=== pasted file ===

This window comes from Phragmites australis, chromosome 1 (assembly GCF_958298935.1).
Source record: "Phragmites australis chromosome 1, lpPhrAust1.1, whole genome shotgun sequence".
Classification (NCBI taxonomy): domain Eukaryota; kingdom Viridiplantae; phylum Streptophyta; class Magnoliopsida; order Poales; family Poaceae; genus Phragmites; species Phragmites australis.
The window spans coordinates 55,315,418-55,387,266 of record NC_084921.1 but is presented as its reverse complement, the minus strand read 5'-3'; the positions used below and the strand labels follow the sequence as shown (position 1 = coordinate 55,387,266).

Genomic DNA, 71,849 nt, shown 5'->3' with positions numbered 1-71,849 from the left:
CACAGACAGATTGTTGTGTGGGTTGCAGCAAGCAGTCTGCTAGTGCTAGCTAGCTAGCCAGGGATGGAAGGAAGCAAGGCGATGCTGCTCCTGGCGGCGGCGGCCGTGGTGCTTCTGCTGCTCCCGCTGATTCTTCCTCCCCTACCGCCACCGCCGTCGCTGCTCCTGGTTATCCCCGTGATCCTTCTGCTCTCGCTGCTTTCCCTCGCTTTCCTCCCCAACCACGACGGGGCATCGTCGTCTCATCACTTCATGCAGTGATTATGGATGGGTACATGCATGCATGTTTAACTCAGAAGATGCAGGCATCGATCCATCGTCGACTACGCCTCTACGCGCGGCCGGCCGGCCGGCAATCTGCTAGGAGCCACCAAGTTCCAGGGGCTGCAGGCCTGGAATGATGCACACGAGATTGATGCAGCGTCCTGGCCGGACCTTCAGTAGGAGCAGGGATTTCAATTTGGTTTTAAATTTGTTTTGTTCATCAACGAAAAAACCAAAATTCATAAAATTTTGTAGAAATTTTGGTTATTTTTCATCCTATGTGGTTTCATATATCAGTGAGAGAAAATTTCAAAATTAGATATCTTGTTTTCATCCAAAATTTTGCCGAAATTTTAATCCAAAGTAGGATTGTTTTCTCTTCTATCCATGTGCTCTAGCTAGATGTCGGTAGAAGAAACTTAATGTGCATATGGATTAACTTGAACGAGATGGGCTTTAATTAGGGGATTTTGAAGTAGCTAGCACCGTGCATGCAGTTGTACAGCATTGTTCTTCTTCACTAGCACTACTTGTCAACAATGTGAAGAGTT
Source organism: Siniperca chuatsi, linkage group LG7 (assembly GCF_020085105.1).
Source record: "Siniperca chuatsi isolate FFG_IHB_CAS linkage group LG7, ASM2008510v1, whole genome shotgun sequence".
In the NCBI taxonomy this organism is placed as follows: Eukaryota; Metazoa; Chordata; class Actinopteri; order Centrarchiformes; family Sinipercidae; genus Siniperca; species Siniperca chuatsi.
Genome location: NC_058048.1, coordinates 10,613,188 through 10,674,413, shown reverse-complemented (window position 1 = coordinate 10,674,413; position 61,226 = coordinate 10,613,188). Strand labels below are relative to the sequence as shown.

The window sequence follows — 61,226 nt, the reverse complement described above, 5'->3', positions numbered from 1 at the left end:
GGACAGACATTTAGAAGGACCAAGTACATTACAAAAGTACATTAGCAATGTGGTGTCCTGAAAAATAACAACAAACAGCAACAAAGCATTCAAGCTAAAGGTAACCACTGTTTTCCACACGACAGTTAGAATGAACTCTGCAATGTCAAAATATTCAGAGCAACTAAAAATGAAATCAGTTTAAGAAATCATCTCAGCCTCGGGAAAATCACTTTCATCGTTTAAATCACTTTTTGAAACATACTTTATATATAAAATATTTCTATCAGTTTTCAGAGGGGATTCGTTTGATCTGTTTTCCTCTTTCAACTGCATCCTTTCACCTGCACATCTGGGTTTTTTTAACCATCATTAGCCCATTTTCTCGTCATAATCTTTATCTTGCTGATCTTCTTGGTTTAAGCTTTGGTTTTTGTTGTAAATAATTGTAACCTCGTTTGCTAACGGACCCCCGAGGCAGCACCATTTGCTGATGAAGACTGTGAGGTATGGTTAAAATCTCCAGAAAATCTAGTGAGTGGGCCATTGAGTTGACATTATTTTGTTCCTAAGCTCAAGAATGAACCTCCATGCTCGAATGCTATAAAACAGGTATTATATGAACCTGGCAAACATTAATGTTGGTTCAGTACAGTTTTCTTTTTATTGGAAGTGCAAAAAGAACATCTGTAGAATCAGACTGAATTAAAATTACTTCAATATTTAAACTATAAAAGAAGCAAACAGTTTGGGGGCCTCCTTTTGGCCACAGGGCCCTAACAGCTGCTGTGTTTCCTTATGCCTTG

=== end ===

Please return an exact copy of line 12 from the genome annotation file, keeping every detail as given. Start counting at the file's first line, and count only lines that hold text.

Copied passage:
GGACAGACATTTAGAAGGACCAAGTACATTACAAAAGTACATTAGCAATGTGGTGTCCTGAAAAATAACAACAAACAGCAACAAAGCATTCAAGCTAAAGGTAACCACTGTTTTCCACACGACAGTTAGAATGAACTCTGCAATGTCAAAATATTCAGAGCAACTAAAAATGAAATCAGTTTAAGAAATCATCTCAGCCTCGGGAAAATCACTTTCATCGTTTAAATCACTTTTTGAAACATACTTTATATATAAAATATTTCTATCAGTTTTCAGAGGGGATTCGTTTGATCTGTTTTCCTCTTTCAACTGCATCCTTTCACCTGCACATCTGGGTTTTTTTAACCATCATTAGCCCATTTTCTCGTCATAATCTTTATCTTGCTGATCTTCTTGGTTTAAGCTTTGGTTTTTGTTGTAAATAATTGTAACCTCGTTTGCTAACGGACCCCCGAGGCAGCACCATTTGCTGATGAAGACTGTGAGGTATGGTTAAAATCTCCAGAAAATCTAGTGAGTGGGCCATTGAGTTGACATTATTTTGTTCCTAAGCTCAAGAATGAACCTCCATGCTCGAATGCTATAAAACAGGTATTATATGAACCTGGCAAACATTAATGTTGGTTCAGTACAGTTTTCTTTTTATTGGAAGTGCAAAAAGAACATCTGTAGAATCAGACTGAATTAAAATTACTTCAATATTTAAACTATAAAAGAAGCAAACAGTTTGGGGGCCTCCTTTTGGCCACAGGGCCCTAACAGCTGCTGTGTTTCCTTATGCCTTG